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EU Extends Sanctions Imposed on Mugabe, Zimbabwe First Lady


FILE: President Robert Mugabe waits to address crowds gathered for Zimbabwe's Heroes Day commemorations in Harare, August 10, 2015.

FILE: President Robert Mugabe waits to address crowds gathered for Zimbabwe's Heroes Day commemorations in Harare, August 10, 2015.

The European Union (EU) has extended restrictive measures imposed on President Robert Mugabe, his wife, Grace, and the Zimbabwe Defence Industries(ZDI) for another year.

This comes at a time President Mugabe held a meeting with an American delegation in Harare yesterday in which he expressed dismay over the restrictive measures also imposed by the United States.

The EU announced in a statement that its council adopted a decision on Monday to extend the restrictive measures until February 20, 2017. It said the decision followed an annual review of EU sanctions imposed on Mr. Mugabe and his inner circle, accused of allegedly rigging elections and human rights violations.

The European Union noted that the sanctions will continue to apply on Mr. Mugabe, his wife and ZDI while measures against five high ranking members of the security apparatus will remain suspended.

It said 78 persons and 8 entities against whom the sanctions had been suspended will be removed from the list though an arms embargo remains in place.

The EU’s move comes at a time when President Mugabe met with an American congressional delegation, which is in the country to discuss animal conservation measures. Mr. Mugabe is said to have told the delegation led by Senator Jeff Flake of Arizona that the sanctions should be removed.

It is not yet clear who was accompanying the American delegation when it met President Mugabe as US ambassador designate, Mr. Harry Thomas Junior, has not yet presented his credential to the president.

Some Harare residents like Andrew Svosve said the renewal of these sanctions shows that the EU is confused about the current situation in Zimbabwe.

Svosve added that the restrictive measures have lost meaning.

Tonderai Karirangwe, a Zanu PF supporter, blasted the EU for extending the sanctions saying the West is still angry over Zimbabwe’s land reform programme introduced in 2000.

He pointed out that the EU may have extended the sanctions as a way of punishing Zimbabwe for the disappearance of Occupy Africa Unity Square leader, Itai Dzamara.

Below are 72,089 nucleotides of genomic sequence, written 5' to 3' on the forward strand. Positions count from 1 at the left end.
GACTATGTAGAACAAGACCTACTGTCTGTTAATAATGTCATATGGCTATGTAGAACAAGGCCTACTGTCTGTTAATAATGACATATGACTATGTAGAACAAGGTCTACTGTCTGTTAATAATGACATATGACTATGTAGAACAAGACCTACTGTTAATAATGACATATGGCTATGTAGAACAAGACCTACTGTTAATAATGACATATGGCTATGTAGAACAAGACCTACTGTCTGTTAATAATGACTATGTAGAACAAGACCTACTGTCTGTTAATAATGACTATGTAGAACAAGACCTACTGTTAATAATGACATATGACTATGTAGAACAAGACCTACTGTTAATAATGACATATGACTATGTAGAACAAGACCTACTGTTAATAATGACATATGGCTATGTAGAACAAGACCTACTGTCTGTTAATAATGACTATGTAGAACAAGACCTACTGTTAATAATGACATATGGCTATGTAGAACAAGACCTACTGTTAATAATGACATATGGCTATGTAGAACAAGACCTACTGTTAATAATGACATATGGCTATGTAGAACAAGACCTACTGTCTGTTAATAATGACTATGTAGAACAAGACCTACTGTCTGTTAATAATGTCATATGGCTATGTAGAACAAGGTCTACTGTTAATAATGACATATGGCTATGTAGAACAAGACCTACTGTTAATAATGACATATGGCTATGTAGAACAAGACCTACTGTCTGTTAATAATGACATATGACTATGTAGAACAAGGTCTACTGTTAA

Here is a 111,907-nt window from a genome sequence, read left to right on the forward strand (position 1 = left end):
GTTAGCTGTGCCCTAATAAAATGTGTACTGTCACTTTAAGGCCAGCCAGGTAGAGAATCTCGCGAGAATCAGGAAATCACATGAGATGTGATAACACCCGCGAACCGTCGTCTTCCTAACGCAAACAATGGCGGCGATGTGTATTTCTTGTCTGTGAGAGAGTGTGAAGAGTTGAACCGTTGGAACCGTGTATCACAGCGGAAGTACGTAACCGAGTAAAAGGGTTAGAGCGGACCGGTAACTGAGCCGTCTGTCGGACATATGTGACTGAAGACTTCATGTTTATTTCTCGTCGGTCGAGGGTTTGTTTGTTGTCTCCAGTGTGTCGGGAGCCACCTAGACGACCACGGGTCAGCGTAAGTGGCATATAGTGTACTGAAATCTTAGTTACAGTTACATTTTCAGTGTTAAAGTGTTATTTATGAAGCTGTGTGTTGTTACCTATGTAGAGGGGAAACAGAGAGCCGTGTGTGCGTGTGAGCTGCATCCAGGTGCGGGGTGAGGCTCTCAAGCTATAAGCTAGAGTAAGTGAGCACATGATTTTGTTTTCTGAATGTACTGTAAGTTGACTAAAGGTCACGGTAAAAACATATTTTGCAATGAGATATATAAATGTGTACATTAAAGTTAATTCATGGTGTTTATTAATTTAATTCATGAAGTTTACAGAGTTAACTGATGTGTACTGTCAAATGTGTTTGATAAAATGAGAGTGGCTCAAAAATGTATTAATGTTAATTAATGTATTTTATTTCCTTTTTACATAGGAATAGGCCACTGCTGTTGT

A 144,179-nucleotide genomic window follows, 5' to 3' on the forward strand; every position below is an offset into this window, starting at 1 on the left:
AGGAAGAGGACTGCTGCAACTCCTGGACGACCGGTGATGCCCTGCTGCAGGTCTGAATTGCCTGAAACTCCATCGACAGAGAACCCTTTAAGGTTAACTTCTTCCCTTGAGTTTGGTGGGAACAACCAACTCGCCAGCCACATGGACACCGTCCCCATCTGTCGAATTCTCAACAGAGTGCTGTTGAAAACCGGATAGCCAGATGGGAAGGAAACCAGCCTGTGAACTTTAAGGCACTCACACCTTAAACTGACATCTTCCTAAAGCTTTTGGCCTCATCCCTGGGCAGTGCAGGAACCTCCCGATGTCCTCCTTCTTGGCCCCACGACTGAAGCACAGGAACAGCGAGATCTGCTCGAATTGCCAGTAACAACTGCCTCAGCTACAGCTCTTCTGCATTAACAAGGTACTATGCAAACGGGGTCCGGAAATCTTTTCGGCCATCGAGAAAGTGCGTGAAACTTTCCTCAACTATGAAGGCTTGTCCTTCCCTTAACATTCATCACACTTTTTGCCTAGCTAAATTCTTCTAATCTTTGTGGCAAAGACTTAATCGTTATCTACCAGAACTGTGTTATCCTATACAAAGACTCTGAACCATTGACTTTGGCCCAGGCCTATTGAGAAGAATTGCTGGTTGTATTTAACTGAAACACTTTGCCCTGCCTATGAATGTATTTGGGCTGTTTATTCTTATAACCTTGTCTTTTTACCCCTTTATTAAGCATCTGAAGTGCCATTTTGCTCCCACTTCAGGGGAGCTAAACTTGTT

“We do not know anything about this Dzamara issue. The police are busy searching for Itai Dzamara. Now, why they are bringing in sanctions we do not know the reason. They are always hiding on the human rights issue. As a country we have a democratically elected government which observes the rule of law. Maybe it is because we took our farms from the British that is why they want to further the embargoes,” said Karirangwe.

Dzamara was abducted by unknown assailants almost 11 months ago. His organization was calling for Mr. Mugabe to step down, claiming that he has failed to rule Zimbabwe.

But Garikai Nhekede, a human rights activist, says sanctions imposed on Mr. Mugabe and his inner circle should remain.

“The European Union from 2002 when they imposed sanctions it was because of the human rights abuses which the Harare administration was perpetrating on its citizens. These issues are still pending, for example, now Itai Dzamara who was a journalist and human rights activist is missing. He was abducted last year and is yet to be found.

“We also have a recurrence of land grabs from the remaining few white commercial farmers. These are the issues America and the EU have been highlighting since 2002. It is also my position that until Mr. Mugabe and his administration start to respect human rights as well as to observe the constitution, the EU and America then only will they wholly remove the sanctions.”

Ostallos Siziba, a student at a local university, concurred saying the EU got it right.

Zanu PF has over the years claimed that the sanctions are unjustified. The party's spokesperson Simon Khaya Moyo said the restrictive measures should be removed.

But Dewa Mavhinga of Human Rights Watch said Zimbabwe has not yet responded to calls for political and electoral reforms being demanded by the West and its citizens.

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